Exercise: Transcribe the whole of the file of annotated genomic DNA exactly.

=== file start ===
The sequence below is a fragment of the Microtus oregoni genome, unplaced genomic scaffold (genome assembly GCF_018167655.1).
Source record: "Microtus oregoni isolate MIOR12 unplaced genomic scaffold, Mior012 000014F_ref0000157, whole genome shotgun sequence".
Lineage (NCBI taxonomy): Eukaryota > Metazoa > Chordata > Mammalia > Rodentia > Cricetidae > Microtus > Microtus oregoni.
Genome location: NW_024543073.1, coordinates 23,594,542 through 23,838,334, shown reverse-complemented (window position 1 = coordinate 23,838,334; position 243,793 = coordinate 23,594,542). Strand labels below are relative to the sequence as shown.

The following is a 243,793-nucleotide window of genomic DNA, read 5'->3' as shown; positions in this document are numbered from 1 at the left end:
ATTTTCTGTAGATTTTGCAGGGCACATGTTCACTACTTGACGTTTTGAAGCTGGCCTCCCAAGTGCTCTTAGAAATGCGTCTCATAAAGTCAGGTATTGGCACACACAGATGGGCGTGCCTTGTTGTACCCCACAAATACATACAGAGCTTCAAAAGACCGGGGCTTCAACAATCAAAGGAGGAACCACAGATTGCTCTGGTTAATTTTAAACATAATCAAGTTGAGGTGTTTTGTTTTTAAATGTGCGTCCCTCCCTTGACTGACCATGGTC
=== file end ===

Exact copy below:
The sequence below is a fragment of the Microtus oregoni genome, unplaced genomic scaffold (genome assembly GCF_018167655.1).
Source record: "Microtus oregoni isolate MIOR12 unplaced genomic scaffold, Mior012 000014F_ref0000157, whole genome shotgun sequence".
Lineage (NCBI taxonomy): Eukaryota > Metazoa > Chordata > Mammalia > Rodentia > Cricetidae > Microtus > Microtus oregoni.
Genome location: NW_024543073.1, coordinates 23,594,542 through 23,838,334, shown reverse-complemented (window position 1 = coordinate 23,838,334; position 243,793 = coordinate 23,594,542). Strand labels below are relative to the sequence as shown.

The following is a 243,793-nucleotide window of genomic DNA, read 5'->3' as shown; positions in this document are numbered from 1 at the left end:
ATTTTCTGTAGATTTTGCAGGGCACATGTTCACTACTTGACGTTTTGAAGCTGGCCTCCCAAGTGCTCTTAGAAATGCGTCTCATAAAGTCAGGTATTGGCACACACAGATGGGCGTGCCTTGTTGTACCCCACAAATACATACAGAGCTTCAAAAGACCGGGGCTTCAACAATCAAAGGAGGAACCACAGATTGCTCTGGTTAATTTTAAACATAATCAAGTTGAGGTGTTTTGTTTTTAAATGTGCGTCCCTCCCTTGACTGACCATGGTC